I'm often asked how you could possibly do agile software development given a fixed budget. The good news is that, yes, in many cases, it is in fact possible to work under these sorts of restrictions and still be agile. Because your budget isn't the only potential restriction you may face, this month I explore strategies for dealing with the common constraints your business stakeholders may choose to put on software development teams.
A common concept within the project management community is the iron triangle (Figure 1), which says that of the three factors of resources, schedule, and scope at least one must vary, otherwise quality will suffer. Quality suffers because of shortcuts and/or poor decisions made by technical staff in order to conform to the constraints placed upon them. Ideally all three factors should be allowed to vary, giving you the greatest management flexibility, but that rarely occurs in practice. I explored this concept in detail in my March 2003 column "Iron Triangle: Something's Gotta Give" (www.ddj.com/dept/architect/184414962).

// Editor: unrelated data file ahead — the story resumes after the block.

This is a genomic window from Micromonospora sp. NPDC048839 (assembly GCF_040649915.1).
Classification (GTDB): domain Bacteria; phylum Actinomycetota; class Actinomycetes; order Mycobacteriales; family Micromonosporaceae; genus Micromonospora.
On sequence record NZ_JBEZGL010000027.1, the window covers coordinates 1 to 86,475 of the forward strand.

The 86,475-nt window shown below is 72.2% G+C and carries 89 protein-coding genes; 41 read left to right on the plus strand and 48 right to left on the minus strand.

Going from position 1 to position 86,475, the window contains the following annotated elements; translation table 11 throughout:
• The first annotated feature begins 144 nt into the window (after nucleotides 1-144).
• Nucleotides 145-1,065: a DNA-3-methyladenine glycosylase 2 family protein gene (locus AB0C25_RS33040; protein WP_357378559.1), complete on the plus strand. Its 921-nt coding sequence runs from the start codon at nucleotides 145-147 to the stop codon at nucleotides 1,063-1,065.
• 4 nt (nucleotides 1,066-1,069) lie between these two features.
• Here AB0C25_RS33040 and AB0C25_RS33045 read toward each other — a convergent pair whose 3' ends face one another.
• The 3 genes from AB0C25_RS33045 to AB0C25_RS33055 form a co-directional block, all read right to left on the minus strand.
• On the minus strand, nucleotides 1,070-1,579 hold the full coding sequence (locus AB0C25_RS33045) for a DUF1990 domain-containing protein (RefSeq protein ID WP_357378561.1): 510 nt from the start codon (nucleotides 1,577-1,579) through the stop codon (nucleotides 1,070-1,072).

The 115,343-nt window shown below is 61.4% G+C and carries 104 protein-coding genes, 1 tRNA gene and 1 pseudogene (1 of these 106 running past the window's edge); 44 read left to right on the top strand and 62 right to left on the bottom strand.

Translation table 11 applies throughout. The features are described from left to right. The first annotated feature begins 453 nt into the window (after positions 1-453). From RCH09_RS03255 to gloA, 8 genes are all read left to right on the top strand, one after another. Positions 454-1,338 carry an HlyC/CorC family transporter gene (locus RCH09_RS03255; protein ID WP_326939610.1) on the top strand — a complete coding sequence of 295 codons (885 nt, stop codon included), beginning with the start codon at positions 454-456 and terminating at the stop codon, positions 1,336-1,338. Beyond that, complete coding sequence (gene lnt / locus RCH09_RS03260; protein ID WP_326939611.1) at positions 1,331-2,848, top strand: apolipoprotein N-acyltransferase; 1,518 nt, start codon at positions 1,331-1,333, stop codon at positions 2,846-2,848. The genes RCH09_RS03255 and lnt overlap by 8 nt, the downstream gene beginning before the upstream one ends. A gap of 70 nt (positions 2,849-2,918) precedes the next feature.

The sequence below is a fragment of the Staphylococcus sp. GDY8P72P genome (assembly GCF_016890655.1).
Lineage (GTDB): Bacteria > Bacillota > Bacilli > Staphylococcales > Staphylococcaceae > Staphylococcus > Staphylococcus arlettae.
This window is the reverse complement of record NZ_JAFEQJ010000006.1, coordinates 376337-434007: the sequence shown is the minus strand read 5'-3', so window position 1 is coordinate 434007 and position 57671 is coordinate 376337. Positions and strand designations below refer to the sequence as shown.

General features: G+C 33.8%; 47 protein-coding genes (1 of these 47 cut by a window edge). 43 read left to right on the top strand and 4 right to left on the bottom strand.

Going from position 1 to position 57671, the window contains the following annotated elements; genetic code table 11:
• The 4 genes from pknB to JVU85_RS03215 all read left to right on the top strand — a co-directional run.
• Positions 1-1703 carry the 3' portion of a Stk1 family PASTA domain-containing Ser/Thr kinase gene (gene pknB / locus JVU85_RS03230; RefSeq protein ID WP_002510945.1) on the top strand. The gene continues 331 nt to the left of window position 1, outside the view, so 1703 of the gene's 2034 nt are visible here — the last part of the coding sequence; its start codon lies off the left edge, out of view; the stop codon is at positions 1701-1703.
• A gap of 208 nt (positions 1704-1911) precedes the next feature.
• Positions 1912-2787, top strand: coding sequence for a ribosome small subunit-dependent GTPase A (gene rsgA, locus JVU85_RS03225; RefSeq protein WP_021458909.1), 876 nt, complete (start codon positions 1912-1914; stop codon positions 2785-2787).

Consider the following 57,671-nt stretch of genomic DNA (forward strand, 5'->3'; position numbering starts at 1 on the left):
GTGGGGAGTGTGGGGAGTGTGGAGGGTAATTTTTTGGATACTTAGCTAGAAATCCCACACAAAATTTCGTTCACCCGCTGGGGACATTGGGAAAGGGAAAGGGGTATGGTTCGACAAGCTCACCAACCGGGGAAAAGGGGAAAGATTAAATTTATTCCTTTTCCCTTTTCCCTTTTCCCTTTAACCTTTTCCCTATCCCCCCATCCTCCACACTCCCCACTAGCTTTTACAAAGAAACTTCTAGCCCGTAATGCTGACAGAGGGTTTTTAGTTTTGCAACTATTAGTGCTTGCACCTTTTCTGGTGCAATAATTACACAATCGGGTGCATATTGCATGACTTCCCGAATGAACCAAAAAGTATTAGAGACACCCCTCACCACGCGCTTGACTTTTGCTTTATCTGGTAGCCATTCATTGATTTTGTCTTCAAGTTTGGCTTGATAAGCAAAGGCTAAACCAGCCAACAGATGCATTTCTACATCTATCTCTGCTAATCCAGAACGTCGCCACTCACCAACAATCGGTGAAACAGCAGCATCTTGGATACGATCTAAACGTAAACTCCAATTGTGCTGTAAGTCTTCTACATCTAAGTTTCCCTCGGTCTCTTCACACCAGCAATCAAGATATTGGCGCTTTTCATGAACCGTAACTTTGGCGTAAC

An implication of the iron triangle is that although your team may face some constraints, you still have some room to maneuver if some factors are not constrained. Although many people say they are worried about how to manage a "fixed-price" or "fixed-estimate" project, their real concern is how to manage a "fixed-everything" project. This is the worst-case scenario, so let's not start there. Instead, let's explore strategies for how to work when each individual factor is allowed to vary. With this knowledge in hand it becomes much clearer what management options you still have for your given situation.